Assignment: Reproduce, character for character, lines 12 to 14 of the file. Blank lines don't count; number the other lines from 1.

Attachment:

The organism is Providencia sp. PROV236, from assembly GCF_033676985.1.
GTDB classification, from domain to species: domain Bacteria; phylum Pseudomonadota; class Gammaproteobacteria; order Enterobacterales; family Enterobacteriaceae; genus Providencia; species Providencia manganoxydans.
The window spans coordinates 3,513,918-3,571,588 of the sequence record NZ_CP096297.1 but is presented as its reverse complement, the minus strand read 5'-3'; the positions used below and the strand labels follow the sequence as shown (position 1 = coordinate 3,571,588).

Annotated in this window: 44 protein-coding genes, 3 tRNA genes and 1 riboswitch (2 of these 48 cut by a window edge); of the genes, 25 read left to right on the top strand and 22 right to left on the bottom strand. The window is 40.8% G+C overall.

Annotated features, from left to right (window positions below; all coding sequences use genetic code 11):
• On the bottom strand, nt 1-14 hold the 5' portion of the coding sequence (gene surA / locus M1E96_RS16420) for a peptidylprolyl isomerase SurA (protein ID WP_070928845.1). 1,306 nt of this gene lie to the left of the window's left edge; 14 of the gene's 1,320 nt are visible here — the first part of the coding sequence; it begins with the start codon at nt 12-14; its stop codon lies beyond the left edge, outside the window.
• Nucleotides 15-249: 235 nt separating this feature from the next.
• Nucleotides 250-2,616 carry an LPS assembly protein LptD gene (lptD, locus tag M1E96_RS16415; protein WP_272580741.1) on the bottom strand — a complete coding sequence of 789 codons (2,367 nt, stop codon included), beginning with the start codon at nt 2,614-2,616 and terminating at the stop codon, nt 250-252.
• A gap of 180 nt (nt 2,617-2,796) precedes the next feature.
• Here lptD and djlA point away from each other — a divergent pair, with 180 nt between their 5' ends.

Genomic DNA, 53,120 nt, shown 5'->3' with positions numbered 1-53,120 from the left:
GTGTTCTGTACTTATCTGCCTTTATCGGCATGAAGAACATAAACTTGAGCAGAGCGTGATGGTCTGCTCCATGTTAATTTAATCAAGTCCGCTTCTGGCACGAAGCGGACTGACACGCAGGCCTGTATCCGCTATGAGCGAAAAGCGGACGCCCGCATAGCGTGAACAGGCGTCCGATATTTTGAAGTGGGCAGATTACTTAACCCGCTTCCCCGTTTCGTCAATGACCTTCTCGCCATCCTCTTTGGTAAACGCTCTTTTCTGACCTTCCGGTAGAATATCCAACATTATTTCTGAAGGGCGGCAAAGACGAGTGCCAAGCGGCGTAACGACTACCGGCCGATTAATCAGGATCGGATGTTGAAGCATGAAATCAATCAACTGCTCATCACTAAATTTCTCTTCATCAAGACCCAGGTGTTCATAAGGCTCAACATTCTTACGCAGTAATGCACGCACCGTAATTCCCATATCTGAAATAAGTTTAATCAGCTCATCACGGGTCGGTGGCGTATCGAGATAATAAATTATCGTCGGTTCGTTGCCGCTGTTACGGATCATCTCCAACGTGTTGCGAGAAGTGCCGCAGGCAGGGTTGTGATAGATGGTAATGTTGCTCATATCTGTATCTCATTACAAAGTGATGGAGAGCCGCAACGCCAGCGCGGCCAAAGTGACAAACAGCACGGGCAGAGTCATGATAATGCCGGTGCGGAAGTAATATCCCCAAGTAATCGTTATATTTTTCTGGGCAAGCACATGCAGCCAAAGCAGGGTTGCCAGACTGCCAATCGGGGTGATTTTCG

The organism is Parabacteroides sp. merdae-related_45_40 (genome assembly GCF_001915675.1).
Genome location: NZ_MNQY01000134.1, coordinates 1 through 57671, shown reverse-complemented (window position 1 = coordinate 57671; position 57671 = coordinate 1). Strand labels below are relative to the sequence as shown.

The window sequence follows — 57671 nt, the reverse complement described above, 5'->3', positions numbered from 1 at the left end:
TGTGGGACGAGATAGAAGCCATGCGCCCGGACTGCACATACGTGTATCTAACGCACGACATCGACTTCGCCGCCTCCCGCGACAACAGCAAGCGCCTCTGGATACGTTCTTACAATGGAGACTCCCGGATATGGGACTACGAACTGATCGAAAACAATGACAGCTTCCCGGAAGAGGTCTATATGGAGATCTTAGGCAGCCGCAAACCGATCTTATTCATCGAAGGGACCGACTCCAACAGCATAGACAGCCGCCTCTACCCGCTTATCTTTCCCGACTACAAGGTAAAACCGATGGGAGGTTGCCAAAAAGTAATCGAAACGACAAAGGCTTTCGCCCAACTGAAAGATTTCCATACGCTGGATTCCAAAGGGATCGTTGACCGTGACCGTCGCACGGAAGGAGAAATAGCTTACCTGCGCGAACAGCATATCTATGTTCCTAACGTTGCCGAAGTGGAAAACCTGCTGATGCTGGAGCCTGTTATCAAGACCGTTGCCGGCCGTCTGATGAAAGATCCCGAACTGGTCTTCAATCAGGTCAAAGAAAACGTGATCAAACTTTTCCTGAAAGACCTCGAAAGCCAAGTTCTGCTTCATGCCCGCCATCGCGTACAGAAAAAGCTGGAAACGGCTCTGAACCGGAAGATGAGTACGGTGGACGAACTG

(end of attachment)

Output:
GTGTTCTGTACTTATCTGCCTTTATCGGCATGAAGAACATAAACTTGAGCAGAGCGTGATGGTCTGCTCCATGTTAATTTAATCAAGTCCGCTTCTGGCACGAAGCGGACTGACACGCAGGCCTGTATCCGCTATGAGCGAAAAGCGGACGCCCGCATAGCGTGAACAGGCGTCCGATATTTTGAAGTGGGCAGATTACTTAACCCGCTTCCCCGTTTCGTCAATGACCTTCTCGCCATCCTCTTTGGTAAACGCTCTTTTCTGACCTTCCGGTAGAATATCCAACATTATTTCTGAAGGGCGGCAAAGACGAGTGCCAAGCGGCGTAACGACTACCGGCCGATTAATCAGGATCGGATGTTGAAGCATGAAATCAATCAACTGCTCATCACTAAATTTCTCTTCATCAAGACCCAGGTGTTCATAAGGCTCAACATTCTTACGCAGTAATGCACGCACCGTAATTCCCATATCTGAAATAAGTTTAATCAGCTCATCACGGGTCGGTGGCGTATCGAGATAATAAATTATCGTCGGTTCGTTGCCGCTGTTACGGATCATCTCCAACGTGTTGCGAGAAGTGCCGCAGGCAGGGTTGTGATAGATGGTAATGTTGCTCATATCTGTATCTCATTACAAAGTGATGGAGAGCCGCAACGCCAGCGCGGCCAAAGTGACAAACAGCACGGGCAGAGTCATGATAATGCCGGTGCGGAAGTAATATCCCCAAGTAATCGTTATATTTTTCTGGGCAAGCACATGCAGCCAAAGCAGGGTTGCCAGACTGCCAATCGGGGTGATTTTCG

The organism is Parabacteroides sp. merdae-related_45_40 (genome assembly GCF_001915675.1).
Genome location: NZ_MNQY01000134.1, coordinates 1 through 57671, shown reverse-complemented (window position 1 = coordinate 57671; position 57671 = coordinate 1). Strand labels below are relative to the sequence as shown.